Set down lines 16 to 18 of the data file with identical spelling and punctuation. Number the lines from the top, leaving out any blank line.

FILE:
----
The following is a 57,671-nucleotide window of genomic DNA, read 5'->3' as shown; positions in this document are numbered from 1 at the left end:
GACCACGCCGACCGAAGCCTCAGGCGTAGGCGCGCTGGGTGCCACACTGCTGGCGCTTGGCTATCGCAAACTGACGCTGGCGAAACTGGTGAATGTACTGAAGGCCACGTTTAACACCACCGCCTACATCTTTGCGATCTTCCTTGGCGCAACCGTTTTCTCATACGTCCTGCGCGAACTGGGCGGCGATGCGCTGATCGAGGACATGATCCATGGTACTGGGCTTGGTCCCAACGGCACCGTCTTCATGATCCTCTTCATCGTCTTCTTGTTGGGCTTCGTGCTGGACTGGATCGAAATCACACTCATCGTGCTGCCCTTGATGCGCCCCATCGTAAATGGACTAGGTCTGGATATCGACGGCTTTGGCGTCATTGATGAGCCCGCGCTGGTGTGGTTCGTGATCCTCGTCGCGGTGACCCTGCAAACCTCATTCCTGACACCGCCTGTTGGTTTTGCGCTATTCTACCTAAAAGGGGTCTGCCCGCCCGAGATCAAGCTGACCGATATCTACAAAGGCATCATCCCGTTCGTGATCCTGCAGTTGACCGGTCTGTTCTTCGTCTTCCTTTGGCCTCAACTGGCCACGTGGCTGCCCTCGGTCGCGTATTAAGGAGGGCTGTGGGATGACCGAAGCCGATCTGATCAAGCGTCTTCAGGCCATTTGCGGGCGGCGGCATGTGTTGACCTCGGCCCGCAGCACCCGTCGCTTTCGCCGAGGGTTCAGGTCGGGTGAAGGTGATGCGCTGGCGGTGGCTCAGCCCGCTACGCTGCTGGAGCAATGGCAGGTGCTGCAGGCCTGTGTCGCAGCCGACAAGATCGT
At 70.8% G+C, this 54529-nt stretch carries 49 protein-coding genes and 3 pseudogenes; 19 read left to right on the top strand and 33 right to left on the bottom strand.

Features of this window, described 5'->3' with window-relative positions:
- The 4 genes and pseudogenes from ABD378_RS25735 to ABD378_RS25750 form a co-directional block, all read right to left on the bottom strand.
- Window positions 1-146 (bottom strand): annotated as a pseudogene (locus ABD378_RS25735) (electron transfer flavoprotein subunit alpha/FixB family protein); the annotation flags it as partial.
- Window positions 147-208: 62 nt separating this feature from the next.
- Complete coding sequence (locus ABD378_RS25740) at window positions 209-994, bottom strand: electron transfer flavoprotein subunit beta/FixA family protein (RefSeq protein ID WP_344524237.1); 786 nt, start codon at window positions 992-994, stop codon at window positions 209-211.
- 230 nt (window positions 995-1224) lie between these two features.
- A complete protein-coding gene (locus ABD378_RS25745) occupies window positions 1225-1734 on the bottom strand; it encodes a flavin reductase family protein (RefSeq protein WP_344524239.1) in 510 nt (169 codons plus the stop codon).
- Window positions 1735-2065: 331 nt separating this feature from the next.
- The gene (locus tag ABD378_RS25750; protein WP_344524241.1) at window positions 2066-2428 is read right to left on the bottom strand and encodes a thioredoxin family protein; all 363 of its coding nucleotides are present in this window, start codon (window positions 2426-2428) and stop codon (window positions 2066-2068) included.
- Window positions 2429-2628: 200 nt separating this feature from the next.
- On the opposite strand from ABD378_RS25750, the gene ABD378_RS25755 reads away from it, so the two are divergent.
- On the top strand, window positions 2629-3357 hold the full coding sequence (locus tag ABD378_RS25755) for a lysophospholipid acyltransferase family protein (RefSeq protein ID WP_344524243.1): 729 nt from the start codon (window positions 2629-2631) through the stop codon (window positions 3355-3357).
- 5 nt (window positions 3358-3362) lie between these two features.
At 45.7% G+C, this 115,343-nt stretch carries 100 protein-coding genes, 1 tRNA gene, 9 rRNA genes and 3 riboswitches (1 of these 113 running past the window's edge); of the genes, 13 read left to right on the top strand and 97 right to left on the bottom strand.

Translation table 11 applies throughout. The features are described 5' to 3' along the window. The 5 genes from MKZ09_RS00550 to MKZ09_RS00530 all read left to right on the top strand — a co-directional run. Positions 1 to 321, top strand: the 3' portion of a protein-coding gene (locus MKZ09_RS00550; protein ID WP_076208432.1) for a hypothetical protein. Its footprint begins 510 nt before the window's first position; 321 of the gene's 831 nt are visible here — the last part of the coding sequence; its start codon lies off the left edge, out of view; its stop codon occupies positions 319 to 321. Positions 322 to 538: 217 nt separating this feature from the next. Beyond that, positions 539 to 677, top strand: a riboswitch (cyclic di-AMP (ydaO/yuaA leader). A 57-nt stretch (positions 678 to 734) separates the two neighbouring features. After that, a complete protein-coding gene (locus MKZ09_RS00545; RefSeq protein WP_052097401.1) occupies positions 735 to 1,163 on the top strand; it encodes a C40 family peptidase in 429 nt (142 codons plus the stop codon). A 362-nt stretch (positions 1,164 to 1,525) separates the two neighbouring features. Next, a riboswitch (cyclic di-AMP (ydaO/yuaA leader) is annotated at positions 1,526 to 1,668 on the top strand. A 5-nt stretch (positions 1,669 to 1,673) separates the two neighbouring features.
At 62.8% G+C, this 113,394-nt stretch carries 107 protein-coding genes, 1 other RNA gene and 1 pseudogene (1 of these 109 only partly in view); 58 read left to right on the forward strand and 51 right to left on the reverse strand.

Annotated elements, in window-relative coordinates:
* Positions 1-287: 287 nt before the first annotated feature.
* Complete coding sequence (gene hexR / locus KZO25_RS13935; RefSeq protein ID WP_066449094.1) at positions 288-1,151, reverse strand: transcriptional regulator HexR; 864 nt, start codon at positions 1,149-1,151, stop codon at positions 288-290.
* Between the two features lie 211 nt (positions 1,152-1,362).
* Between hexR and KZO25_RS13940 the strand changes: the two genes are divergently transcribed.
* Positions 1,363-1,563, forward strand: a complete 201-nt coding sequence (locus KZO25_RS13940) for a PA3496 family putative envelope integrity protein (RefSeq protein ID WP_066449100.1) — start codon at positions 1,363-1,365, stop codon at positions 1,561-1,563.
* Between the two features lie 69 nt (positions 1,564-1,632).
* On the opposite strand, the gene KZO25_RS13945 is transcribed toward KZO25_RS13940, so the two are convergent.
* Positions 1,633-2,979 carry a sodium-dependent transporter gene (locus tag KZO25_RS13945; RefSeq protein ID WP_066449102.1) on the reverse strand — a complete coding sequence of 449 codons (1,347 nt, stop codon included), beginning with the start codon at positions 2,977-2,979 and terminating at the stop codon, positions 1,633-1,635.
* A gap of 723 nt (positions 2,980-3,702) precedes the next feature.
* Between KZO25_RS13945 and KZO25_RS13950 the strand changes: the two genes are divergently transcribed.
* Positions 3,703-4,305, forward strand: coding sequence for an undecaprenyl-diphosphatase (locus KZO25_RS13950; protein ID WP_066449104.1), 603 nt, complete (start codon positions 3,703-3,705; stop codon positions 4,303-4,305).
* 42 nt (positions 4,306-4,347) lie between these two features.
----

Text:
- 5 nt (window positions 3358-3362) lie between these two features.
At 45.7% G+C, this 115,343-nt stretch carries 100 protein-coding genes, 1 tRNA gene, 9 rRNA genes and 3 riboswitches (1 of these 113 running past the window's edge); of the genes, 13 read left to right on the top strand and 97 right to left on the bottom strand.

Translation table 11 applies throughout. The features are described 5' to 3' along the window. The 5 genes from MKZ09_RS00550 to MKZ09_RS00530 all read left to right on the top strand — a co-directional run. Positions 1 to 321, top strand: the 3' portion of a protein-coding gene (locus MKZ09_RS00550; protein ID WP_076208432.1) for a hypothetical protein. Its footprint begins 510 nt before the window's first position; 321 of the gene's 831 nt are visible here — the last part of the coding sequence; its start codon lies off the left edge, out of view; its stop codon occupies positions 319 to 321. Positions 322 to 538: 217 nt separating this feature from the next. Beyond that, positions 539 to 677, top strand: a riboswitch (cyclic di-AMP (ydaO/yuaA leader). A 57-nt stretch (positions 678 to 734) separates the two neighbouring features. After that, a complete protein-coding gene (locus MKZ09_RS00545; RefSeq protein WP_052097401.1) occupies positions 735 to 1,163 on the top strand; it encodes a C40 family peptidase in 429 nt (142 codons plus the stop codon). A 362-nt stretch (positions 1,164 to 1,525) separates the two neighbouring features. Next, a riboswitch (cyclic di-AMP (ydaO/yuaA leader) is annotated at positions 1,526 to 1,668 on the top strand. A 5-nt stretch (positions 1,669 to 1,673) separates the two neighbouring features.